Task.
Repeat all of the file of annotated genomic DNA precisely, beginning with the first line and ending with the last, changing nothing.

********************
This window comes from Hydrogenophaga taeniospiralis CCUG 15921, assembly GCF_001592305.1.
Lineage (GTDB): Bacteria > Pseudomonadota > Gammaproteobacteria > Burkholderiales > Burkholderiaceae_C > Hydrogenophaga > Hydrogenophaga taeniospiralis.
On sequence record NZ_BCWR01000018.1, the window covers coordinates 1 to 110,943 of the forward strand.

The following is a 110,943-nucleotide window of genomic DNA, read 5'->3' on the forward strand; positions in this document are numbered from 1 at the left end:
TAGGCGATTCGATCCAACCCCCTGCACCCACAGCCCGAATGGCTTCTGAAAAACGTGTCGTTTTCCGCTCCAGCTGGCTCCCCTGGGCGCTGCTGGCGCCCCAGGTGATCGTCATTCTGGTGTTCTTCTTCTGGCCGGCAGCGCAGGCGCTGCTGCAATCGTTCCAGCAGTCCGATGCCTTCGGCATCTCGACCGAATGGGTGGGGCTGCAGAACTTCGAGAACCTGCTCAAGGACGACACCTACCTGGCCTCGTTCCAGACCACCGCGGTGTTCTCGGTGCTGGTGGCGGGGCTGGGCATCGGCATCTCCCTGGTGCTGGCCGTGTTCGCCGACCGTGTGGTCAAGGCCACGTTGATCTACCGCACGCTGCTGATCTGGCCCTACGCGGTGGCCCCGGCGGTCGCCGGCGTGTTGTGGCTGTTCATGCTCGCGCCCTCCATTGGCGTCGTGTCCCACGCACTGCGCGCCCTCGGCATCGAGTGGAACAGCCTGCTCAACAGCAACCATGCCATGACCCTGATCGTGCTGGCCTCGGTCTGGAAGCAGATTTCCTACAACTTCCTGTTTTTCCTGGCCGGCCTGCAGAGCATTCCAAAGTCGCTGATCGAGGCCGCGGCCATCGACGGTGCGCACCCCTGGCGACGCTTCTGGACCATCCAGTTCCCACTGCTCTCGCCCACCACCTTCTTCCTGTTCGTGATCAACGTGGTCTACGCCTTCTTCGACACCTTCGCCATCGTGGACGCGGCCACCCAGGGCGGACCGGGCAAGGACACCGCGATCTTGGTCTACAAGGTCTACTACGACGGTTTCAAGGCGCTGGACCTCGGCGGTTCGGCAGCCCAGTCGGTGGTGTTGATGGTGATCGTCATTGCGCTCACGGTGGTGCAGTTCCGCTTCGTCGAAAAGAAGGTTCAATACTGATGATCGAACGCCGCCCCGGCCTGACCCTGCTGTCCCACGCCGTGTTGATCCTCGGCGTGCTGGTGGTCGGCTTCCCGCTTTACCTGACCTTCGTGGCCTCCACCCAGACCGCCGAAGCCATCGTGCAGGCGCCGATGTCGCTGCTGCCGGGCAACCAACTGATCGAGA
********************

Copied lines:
This window comes from Hydrogenophaga taeniospiralis CCUG 15921, assembly GCF_001592305.1.
Lineage (GTDB): Bacteria > Pseudomonadota > Gammaproteobacteria > Burkholderiales > Burkholderiaceae_C > Hydrogenophaga > Hydrogenophaga taeniospiralis.
On sequence record NZ_BCWR01000018.1, the window covers coordinates 1 to 110,943 of the forward strand.

The following is a 110,943-nucleotide window of genomic DNA, read 5'->3' on the forward strand; positions in this document are numbered from 1 at the left end:
TAGGCGATTCGATCCAACCCCCTGCACCCACAGCCCGAATGGCTTCTGAAAAACGTGTCGTTTTCCGCTCCAGCTGGCTCCCCTGGGCGCTGCTGGCGCCCCAGGTGATCGTCATTCTGGTGTTCTTCTTCTGGCCGGCAGCGCAGGCGCTGCTGCAATCGTTCCAGCAGTCCGATGCCTTCGGCATCTCGACCGAATGGGTGGGGCTGCAGAACTTCGAGAACCTGCTCAAGGACGACACCTACCTGGCCTCGTTCCAGACCACCGCGGTGTTCTCGGTGCTGGTGGCGGGGCTGGGCATCGGCATCTCCCTGGTGCTGGCCGTGTTCGCCGACCGTGTGGTCAAGGCCACGTTGATCTACCGCACGCTGCTGATCTGGCCCTACGCGGTGGCCCCGGCGGTCGCCGGCGTGTTGTGGCTGTTCATGCTCGCGCCCTCCATTGGCGTCGTGTCCCACGCACTGCGCGCCCTCGGCATCGAGTGGAACAGCCTGCTCAACAGCAACCATGCCATGACCCTGATCGTGCTGGCCTCGGTCTGGAAGCAGATTTCCTACAACTTCCTGTTTTTCCTGGCCGGCCTGCAGAGCATTCCAAAGTCGCTGATCGAGGCCGCGGCCATCGACGGTGCGCACCCCTGGCGACGCTTCTGGACCATCCAGTTCCCACTGCTCTCGCCCACCACCTTCTTCCTGTTCGTGATCAACGTGGTCTACGCCTTCTTCGACACCTTCGCCATCGTGGACGCGGCCACCCAGGGCGGACCGGGCAAGGACACCGCGATCTTGGTCTACAAGGTCTACTACGACGGTTTCAAGGCGCTGGACCTCGGCGGTTCGGCAGCCCAGTCGGTGGTGTTGATGGTGATCGTCATTGCGCTCACGGTGGTGCAGTTCCGCTTCGTCGAAAAGAAGGTTCAATACTGATGATCGAACGCCGCCCCGGCCTGACCCTGCTGTCCCACGCCGTGTTGATCCTCGGCGTGCTGGTGGTCGGCTTCCCGCTTTACCTGACCTTCGTGGCCTCCACCCAGACCGCCGAAGCCATCGTGCAGGCGCCGATGTCGCTGCTGCCGGGCAACCAACTGATCGAGA